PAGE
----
Pupils in Skegness improvements bid

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THE bright young sparks at a local primary school have put their thinking caps on to suggest ideas that may help improve Skegness.

St Helena’s Primary School in Willoughby recently asked its year five and six classes to write letters as part of their literary work.

And the subject for their efforts took the shape of letters to Skegness mayor Steve Kirk, about ways that the coastal town could work to provide even better facilities for locals and tourists alike.

And their ideas have been suitably creative, ranging from simple suggestions to ambitious projects.

Ideas in the letters include everything from huge waterparks and five-star hotel spas to simpler suggestions such as horse-riding on the beach, the creation of a Primark store and bike shops.

Other suggestions include quad-bike tracks, outdoor bungee jumping facilities, ice rinks and volleyball centres.

Skegness mayor Steve Kirk said he was delighted to see the children taking their project so seriously.

“There are some excellent ideas and they are well thought out,” he said.

“The fact the school is using its literary lessons not only to improve writing skills but also to help the local community is a brilliant idea, and whoever thought of it deserves congratulations.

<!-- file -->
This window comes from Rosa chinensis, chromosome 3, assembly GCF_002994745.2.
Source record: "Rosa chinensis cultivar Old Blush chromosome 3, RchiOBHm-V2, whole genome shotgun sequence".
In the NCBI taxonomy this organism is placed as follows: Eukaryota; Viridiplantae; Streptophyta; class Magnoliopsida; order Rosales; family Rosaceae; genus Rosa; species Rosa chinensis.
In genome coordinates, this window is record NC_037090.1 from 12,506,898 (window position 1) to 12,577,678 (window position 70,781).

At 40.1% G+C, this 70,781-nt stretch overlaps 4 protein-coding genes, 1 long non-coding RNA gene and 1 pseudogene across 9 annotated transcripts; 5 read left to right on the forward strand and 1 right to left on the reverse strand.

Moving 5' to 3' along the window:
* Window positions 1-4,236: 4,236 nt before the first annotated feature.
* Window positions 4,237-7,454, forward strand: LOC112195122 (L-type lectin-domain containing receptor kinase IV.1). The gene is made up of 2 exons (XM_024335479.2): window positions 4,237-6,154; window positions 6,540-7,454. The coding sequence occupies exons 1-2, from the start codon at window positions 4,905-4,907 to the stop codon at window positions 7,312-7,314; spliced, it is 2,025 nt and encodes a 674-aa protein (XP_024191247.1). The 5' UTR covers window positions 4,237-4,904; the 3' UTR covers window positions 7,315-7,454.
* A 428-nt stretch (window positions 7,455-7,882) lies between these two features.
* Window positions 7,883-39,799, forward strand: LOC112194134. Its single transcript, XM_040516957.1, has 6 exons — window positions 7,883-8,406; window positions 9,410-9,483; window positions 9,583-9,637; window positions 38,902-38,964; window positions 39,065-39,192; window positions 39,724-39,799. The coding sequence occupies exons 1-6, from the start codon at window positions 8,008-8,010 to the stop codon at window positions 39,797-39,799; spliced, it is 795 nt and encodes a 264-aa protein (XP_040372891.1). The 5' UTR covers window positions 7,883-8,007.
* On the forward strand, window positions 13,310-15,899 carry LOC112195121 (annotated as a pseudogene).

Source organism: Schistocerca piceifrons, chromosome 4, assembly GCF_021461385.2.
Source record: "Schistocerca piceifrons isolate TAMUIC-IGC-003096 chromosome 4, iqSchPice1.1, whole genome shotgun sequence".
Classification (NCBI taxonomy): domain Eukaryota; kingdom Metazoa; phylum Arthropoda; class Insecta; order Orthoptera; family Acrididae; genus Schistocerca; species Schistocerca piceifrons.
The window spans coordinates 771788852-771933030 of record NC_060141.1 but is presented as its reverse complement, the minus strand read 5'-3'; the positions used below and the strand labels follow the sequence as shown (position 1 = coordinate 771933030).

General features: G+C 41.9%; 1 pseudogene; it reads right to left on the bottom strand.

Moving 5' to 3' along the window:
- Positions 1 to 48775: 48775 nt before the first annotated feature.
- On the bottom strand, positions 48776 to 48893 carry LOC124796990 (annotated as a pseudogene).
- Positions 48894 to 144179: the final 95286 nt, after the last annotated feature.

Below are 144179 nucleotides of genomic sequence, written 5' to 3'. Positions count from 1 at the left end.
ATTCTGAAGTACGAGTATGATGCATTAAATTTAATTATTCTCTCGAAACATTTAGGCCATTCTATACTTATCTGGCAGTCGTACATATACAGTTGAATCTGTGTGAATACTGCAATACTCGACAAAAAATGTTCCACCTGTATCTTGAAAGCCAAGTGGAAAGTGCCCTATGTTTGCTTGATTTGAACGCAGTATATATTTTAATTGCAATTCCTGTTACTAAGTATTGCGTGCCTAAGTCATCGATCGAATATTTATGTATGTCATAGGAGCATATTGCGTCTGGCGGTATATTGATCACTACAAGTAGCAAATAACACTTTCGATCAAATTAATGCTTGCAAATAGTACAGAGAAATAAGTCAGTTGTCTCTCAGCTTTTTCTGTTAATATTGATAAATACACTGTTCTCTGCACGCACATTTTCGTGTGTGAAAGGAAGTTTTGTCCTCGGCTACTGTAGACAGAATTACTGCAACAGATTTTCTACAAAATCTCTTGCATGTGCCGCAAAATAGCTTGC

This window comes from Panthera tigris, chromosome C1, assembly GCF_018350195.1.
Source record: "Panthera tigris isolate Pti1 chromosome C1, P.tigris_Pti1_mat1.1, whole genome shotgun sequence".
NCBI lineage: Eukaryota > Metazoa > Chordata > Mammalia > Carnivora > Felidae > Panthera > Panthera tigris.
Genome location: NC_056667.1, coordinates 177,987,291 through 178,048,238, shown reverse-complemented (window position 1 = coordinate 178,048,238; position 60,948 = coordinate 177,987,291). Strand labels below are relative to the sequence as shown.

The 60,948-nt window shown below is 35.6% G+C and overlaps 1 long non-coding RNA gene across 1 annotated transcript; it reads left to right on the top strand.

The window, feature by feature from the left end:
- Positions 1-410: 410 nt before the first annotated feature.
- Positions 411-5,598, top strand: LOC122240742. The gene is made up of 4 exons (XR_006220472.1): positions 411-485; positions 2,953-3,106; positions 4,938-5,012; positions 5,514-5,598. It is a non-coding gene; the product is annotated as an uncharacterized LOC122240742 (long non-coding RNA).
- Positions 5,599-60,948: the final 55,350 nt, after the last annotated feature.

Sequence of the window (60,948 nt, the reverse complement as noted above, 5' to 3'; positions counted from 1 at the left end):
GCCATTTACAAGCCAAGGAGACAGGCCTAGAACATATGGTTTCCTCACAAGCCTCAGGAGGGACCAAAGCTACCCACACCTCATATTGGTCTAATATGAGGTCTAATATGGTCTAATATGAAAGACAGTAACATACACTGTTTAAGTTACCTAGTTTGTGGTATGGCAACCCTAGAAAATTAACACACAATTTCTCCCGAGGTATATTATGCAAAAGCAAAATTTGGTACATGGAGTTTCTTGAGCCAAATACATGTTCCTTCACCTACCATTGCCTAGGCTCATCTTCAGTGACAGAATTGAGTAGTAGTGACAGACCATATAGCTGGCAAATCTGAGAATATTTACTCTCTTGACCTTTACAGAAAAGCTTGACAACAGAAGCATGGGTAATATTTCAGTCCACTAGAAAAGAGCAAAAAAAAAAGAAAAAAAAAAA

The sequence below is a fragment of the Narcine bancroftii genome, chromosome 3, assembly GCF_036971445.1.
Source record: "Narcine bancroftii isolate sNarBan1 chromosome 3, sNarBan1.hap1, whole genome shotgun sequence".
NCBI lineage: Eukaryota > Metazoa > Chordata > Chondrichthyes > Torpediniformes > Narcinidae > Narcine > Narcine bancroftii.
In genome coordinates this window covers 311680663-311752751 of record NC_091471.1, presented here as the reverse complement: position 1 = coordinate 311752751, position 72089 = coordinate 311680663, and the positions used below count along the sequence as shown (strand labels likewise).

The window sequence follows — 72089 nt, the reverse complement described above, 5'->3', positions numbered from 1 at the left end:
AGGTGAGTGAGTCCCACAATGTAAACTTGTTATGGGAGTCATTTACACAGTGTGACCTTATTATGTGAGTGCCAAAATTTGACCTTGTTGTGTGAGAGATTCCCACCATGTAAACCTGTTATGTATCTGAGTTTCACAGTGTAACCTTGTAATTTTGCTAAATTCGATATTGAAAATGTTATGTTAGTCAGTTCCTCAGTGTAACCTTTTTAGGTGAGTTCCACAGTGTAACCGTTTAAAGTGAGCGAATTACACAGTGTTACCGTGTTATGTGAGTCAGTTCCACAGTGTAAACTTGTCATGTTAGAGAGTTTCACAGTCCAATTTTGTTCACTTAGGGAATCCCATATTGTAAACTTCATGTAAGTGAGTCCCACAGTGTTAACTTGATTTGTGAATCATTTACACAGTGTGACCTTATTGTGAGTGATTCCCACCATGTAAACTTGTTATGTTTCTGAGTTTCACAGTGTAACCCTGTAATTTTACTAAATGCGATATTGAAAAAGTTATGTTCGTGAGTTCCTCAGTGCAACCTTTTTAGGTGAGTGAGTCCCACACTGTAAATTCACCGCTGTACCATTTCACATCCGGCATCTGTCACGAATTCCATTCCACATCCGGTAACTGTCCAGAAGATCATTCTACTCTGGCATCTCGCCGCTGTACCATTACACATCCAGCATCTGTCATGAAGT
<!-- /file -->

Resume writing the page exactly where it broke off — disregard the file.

“There are some suggesstions in the letters that people in the area will already be familiar with, and some which would probably be impossible, but some of the simpler suggestions are lovely ideas - such as beach horse-riding, which is very popular elsewhere and relatively easy to achieve.

“I’ll be writing back to the school on official Skegness Mayor headed paper to thank them for their interest,” he added.

St. Helena’s Primary School headteacher, Sue Belton is delighted with the response to the letters.

“The pupils had some fantastic ideas. I wasn’t originally going to send them to the mayor, but after they were written I decided that they deserved an audience.

“I’m absolutely delighted that the mayor will be looking into the suggestions,” she added.

The letters were part of a wider geography and literary project looking into coastal settlements. The school is also working towards a UNICEF accreditation aimed at giving a voice to children.